The Analytics Journey: Analytics Development Analytics Journey: Analytics Development<p>​Here is the biggest secret in internal audit analytics: The success of new analytics has less to do with what happens in the computer, and more to do with good project definition and management. The internal audit function's analytics expert cannot know everything about all of the organization's data and everything about all of the organization's business processes. However, that individual can know how to convince the people who understand a specific process and the people who understand the data produced by that process to work with internal audit for the greater good of developing the new analytic test or process.</p><p>If developing an analytic is a project, it helps for internal auditors to keep the development in sequential stages: scoping, planning, piloting, deployment, and establishment. There will be some fluidity between stages, but in general, each has its own objectives (see "The Analytics Development Process," below).</p><p><img src="/2020/PublishingImages/Analytics-development-process.jpg" class="ms-rtePosition-4" alt="" style="margin:5px;width:635px;height:321px;" /><br></p><h2>Step 1: Scoping </h2><p><strong>Target: Go or no-go.</strong></p><p>So internal audit has an idea for a new analytic test or process. Now what?<strong>        </strong></p><p>The objective of this stage is to understand where this idea came from (background), define its general scope and objective, and decide whether to go forward with the new project based on how it will fit with internal audit's overall analytics program (see <a href="/2020/Pages/The-Analytics-Journey-Finding-the-Right-Direction.aspx">"The Analytics Journey: Finding the Right Direction")</a>. </p><h2>Step 2: Planning </h2><p><strong>Target: Team and tests.</strong> </p><p>At this stage, the analytics expert leading the project will build a team for the project and agree on what<strong><em> </em></strong>aspects, features, or objectives to pursue and how to do it. The team should comprise:</p><ul><li>The process owner, who understands what to test for and why it is important. </li><li>Someone from the process team, who knows how the test elements are captured in the process, their normal ranges, and the meaning of their deviations. </li><li>The IT person who supports that system and knows — or can find out — what tables and fields capture the information identified by the process team. </li></ul><p><br></p><p>Because each of these team members sees the process from a different angle, each will have different, and valuable, ideas about what to look for and how to test for them. Also, they all may appreciate the exposure of working in an interdepartmental effort to address the process owner's concern. The project leader should introduce the members to each other and engage them in brainstorming.</p><p>At the end of planning, the team should have a collection of simple tests, which may not mean much on their own but could indicate what the internal auditor is looking for when considered together. For each of the tests, the project leader will have a good idea of what the auditor will test for, how to perform the test, and where the data will come from. It is helpful to use a template to log that information for each of the simple test elements, as shown below. </p><p><img src="/2020/PublishingImages/Test-Plan-Template.jpg" alt="" style="margin:5px;width:785px;height:441px;" /><br></p><p>Using the logs, different team members can understand the test objective and process whenever the test is performed. Also, auditors can use these logs of the test logic to recreate the test in new systems as the program continues to evolve.</p><h2>Step 3: Piloting</h2><p><strong>Target: Sample data, draft data model, and draft visualization/reporting. </strong></p><p>The extra planning time pays off during the pilot stage. Because the auditor knows what to look for (test) and where it is (data), he or she can quickly move to the math (data model), reporting, and follow-up to validate that the test is providing the expected value. The team members will give the auditor the data and help figure out whether the test is working.</p><p>A common question at this stage is whether or not the internal auditor needs direct access to the data during the pilot. The truth is that having direct access may save time later, but it is a "nice to have" at the pilot stage. After all, the auditor doesn't know if the test will work, so as much as possible he or she should work with existing data in the form that can be provided easily to yield results and refine the approach. </p><p>That said, data must be trustworthy and useful for the test, <a href="" target="_blank">notes</a> web analytics expert Brent Dykes. It helps for auditors to keep a log of the related data sets, along with comments on their usefulness and trustworthiness, as shown below. </p><p><img src="/2020/PublishingImages/Data-Quality-Comments-resize.jpg" class="ms-rtePosition-4" alt="" style="margin:5px;" />The log can help the auditor decide what data needs to be refined, how it should be improved, and why this is important. Being able to articulate this information is invaluable when negotiating direct access with data owners in the future. </p><h2>Step 4: Deployment</h2><p><strong>Target: Established data access, integrated data modeling, and visualizations/reporting.</strong></p><p>Once the pilot has proved its value, the auditor should formalize the testing process and make it repeatable for periodic reporting. Ideally, this process should be automatic, such as using robotic process automation.</p><h2>Step 5: Establishment </h2><p><strong>Target: Documentation, distribution, and schedule.</strong></p><p>As the development work is completed, the real work of acting on the new information starts. To declare this project closed and move on to the next one, the auditor needs to: </p><ol><li>Document the testing, including why the auditor is performing the tests, where the data comes from, and what will be done to the data.</li><li>Determine who will receive the results and establish a follow-up process and expectations. </li><li>Set the re-run schedule for these new tests. Does the user need this information daily? Monthly? Must the user be contacted immediately when this happens?</li></ol><h2>Knowing When Development Is Working</h2><p>A consistent approach to analytics can show internal audit's stakeholders that they are not wasting their time giving auditors their support. It sets realistic expectations for what will be needed from stakeholders at each stage of the development process and helps keep projects on track. Along with standard templates, it improves the chances that projects are transferable and repeatable.</p><p>The development process, or "the way we do things here," is key to consistency and scalability. It can provide a shared language between team members and stakeholders, as well as allow auditors to pursue and track projects running in parallel. It also will enable other auditors to take over part, or all, of a project if help is needed. Although the process is simple, its importance should not be underestimated. </p>Francisco Aristiguieta0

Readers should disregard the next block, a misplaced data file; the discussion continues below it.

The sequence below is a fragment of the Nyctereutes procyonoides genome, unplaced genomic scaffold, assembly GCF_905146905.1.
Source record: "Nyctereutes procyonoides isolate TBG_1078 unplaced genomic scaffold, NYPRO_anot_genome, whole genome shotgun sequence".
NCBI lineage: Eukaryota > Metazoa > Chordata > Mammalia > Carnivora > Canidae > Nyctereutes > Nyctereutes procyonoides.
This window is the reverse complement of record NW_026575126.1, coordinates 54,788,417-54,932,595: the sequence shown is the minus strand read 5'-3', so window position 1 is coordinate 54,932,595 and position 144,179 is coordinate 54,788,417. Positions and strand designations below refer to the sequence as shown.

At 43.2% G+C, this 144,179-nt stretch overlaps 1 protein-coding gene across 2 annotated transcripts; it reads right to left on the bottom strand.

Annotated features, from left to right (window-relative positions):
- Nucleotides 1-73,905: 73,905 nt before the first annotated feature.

Benford's Law in a Big Data World's Law in a Big Data World<p>​The power of Benford's Law has never been as critical given the rise of big data and computing power. The digital analysis tool has been used in numerous high-profile forensic investigations, including investigations of voter fraud in the 2009 Iranian election and Greece's efforts to hide its debt in 2015.<br></p><p>A Benford's Law review of 5,400 contracts at a Canadian nonprofit organization found the numeral "4" as the first digit 16% of the time, compared to the expected 9.7%. That finding enabled the internal auditor to uncover questionable contracts in amounts between $40,000 and $49,999 that totaled $15 million. Those contracts were approved by an employee who directed them to vendors who were his associates. </p><p>In addition to detecting fraud, internal auditors can use Benford's Law to identify inefficient processes and computer bugs. It does this by determining the expected frequency for any digit in a set of discrete numbers such as journal entries, disbursements, and revenues. This means that a digit in a number in a given data set is mathematically predictable. Because the expected frequency for each digit is known, every item in excess of that frequency is deemed unusual. </p><p>With large amounts of data to analyze, Benford's Law can detect anomalies better than traditional audit techniques. For example, research shows that companies whose financial statements are significantly out of compliance with Benford's Law are likely to get caught for accounting irregularities. A before-and-after comparison of restated earnings showed that the new, real numbers aligned with Benford analysis. </p><p>Internal auditors can leverage audit software with Benford's Law functionality. Additionally, some audit departments can work with the organization's IT function to adopt a step-by-step Benford analysis using established formulas to analyze company data for unusual patterns. </p><h2>Revealing Fraud</h2><table cellspacing="0" class="ms-rteTable-default" style="width:100%;"><tbody><tr><td class="ms-rteTable-default" style="width:100%;">​<strong>Benford's Basics</strong><br> <p><br>Benford's Law made its debut in the audit profession in the 1990s through the efforts of Mark Nigrini, an expert on the theory. First discovered in 1881 by mathematician Simon Newcomb, the theory lay dormant for almost half a century until the 1930s when it was again discovered by physicist Frank Benford. </p><p>Benford determined that leading digits are distributed in a specific, nonuniform way. This discovery led to the mathematical theory that in large sets of data, the initial digits of amounts will tend to follow a predictable pattern. The initial digit "1" is most common as the first digit in data sets, appearing 30% of the time, followed by "2" (17.6%), "3" (12.5%), "4" (9.6%), "5" (7.9%), "6" (6.6%), "7" (5.8%), and "8" (5.1%). The initial digit "9" appears the least often (less than 5%). </p><p>Benford's Law works because the distance from "1" to "2" is far greater than the distance from "9" to "10." For example, if a data set begins with the digit "1," it has to increase by 100% before it begins with the digit "2." To get from "2" to "3" requires a 50% increase; from "3" to "4," 33%; "4" to "5," 25%; "5" to "6," 20%; "6" to "7," 16%; "7" to "8," 14%; "8" to "9," 12%; and "9" to "10," 11%.<br></p> </td></tr></tbody></table><p>Because few fraudsters know about Benford's Law, the numbers they cook up stand out. As a result, the position of each digit in their transactions will not follow Benford's analysis, revealing their crime (see "Benford's Basics" at right). </p><p>For example, during a purchasing audit at a retail company, internal auditors discovered there were 550 purchase orders issued with the first two digits "96," compared with the expected count of 289 purchase orders. Benford's Law analysis showed 145 purchase orders of between $9,600 and $9,690 were approved by a director whose approval authority was limited to $10,000. Further investigation revealed that over a two-year period, the director made $3.5 million in purchases for personal items such as electronics, jewelry, and appliances.</p><h2>Five Types of Analysis<br></h2><p>Basic tests in Benford's Law cover first-digit analysis, second-digit analysis, first two-digit analysis, first three-digit analysis, and last two-digit analysis.</p><ul><li> <strong>First-digit Analysis</strong> Auditors can chart the expected and actual occurrence for each digit from "1" to "9." They can drill down further on unusual differences for analysis and action.</li><li> <strong>Second-digit Analysis</strong><strong> </strong>Like the first-digit analysis, the second-digit analysis is a test of reasonableness. At a health-care company, an analysis of the second digits in more than 21,000 payroll records revealed that the numeral "0" turned up as the second digit twice as often as it should have. The numeral "5" showed up 60% more often than expected. Based on those findings, the records were deemed fraudulent. </li><li> <strong>First Two-digit Analysis (F2D)</strong><strong> </strong>There are 90 possible combinations (10 through 99) for the first two digits in a number. For example, the first two digits of 110,364 are "11." In an F2D test, Benford's Law would note there is a 3.8% likelihood that "11" would be the first two digits. This is a much more focused test as the purchase order example showed.</li><li> <strong>First Three-digit Analysis (F3D)</strong><strong> </strong>In F3D tests, there are 900 possible combinations (100 through 999), allowing for an in-depth analysis of large data sets. It provides greater precision for picking up abnormal duplications in sets with 10,000 or more transactions.</li><li> <strong>L</strong><strong>ast Two-digit Analysis </strong>There are 100 possible combinations (00 through 99) in the last two digits of a number. The expected proportion for each of these combinations is 1%. Any excess is rounded off or are invented numbers. </li></ul><h2>When to Use It<br></h2><p>Benford's analysis is best used on data sets with 1,000 or more records that include numbers with at least four digits. As the data set increases in size, closer conformity to the expected frequencies increases. </p><p>However, not all financial data lend themselves to such tests. Benford's analysis cannot be used in scenarios such as: </p><ul><li>A data set made up of assigned numbers such as Social Security, contract, invoice, phone, customer, and check numbers. </li><li>Psychological thresholds such as $199.99. </li><li>Minimum and maximum numbers such as a petty-cash fund disbursing between a $10 minimum and a $40 maximum. </li><li>Where no transaction is recorded such as thefts, kickbacks, and contract rigging. </li><li><p>Limiting a sample of transactions to only between a narrow range, such as between $100 and $999.<br></p></li></ul><h2>Extract Needles From Digital Haystacks</h2><p>Benford's Law can be a powerful way to combat the costly scourge of fraud. It is like placing a magnet over a haystack and extracting the needles, enabling internal auditors to analyze an entire population of data. All it takes is an interest and a willingness to learn new approaches.  <br></p>Lal Balkaran1